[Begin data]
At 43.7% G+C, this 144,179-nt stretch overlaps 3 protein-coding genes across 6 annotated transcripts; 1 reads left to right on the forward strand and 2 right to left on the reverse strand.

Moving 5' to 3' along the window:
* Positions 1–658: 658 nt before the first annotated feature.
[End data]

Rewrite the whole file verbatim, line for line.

At 43.7% G+C, this 144,179-nt stretch overlaps 3 protein-coding genes across 6 annotated transcripts; 1 reads left to right on the forward strand and 2 right to left on the reverse strand.

Moving 5' to 3' along the window:
* Positions 1–658: 658 nt before the first annotated feature.